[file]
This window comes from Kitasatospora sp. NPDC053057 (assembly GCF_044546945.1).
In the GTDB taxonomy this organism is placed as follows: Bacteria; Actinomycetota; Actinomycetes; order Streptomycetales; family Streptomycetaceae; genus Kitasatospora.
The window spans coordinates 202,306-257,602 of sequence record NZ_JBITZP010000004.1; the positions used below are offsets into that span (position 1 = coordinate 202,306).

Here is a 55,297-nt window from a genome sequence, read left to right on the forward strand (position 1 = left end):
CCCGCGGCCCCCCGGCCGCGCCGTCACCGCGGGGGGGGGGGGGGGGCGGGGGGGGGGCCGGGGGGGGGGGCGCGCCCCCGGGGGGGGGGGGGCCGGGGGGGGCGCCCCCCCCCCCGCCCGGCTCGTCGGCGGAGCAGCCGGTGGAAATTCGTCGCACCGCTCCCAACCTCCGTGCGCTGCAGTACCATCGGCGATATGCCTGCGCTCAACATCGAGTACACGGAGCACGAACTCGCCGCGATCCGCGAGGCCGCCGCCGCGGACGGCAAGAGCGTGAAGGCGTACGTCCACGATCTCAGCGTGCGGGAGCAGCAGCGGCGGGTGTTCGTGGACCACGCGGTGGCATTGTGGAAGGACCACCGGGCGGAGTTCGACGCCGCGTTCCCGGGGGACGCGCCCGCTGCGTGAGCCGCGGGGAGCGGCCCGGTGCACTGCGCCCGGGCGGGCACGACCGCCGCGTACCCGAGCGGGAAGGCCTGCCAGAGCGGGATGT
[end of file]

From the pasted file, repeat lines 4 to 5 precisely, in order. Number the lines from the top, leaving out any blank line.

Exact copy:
Here is a 55,297-nt window from a genome sequence, read left to right on the forward strand (position 1 = left end):
CCCGCGGCCCCCCGGCCGCGCCGTCACCGCGGGGGGGGGGGGGGGGCGGGGGGGGGGCCGGGGGGGGGGGCGCGCCCCCGGGGGGGGGGGGGCCGGGGGGGGCGCCCCCCCCCCCGCCCGGCTCGTCGGCGGAGCAGCCGGTGGAAATTCGTCGCACCGCTCCCAACCTCCGTGCGCTGCAGTACCATCGGCGATATGCCTGCGCTCAACATCGAGTACACGGAGCACGAACTCGCCGCGATCCGCGAGGCCGCCGCCGCGGACGGCAAGAGCGTGAAGGCGTACGTCCACGATCTCAGCGTGCGGGAGCAGCAGCGGCGGGTGTTCGTGGACCACGCGGTGGCATTGTGGAAGGACCACCGGGCGGAGTTCGACGCCGCGTTCCCGGGGGACGCGCCCGCTGCGTGAGCCGCGGGGAGCGGCCCGGTGCACTGCGCCCGGGCGGGCACGACCGCCGCGTACCCGAGCGGGAAGGCCTGCCAGAGCGGGATGT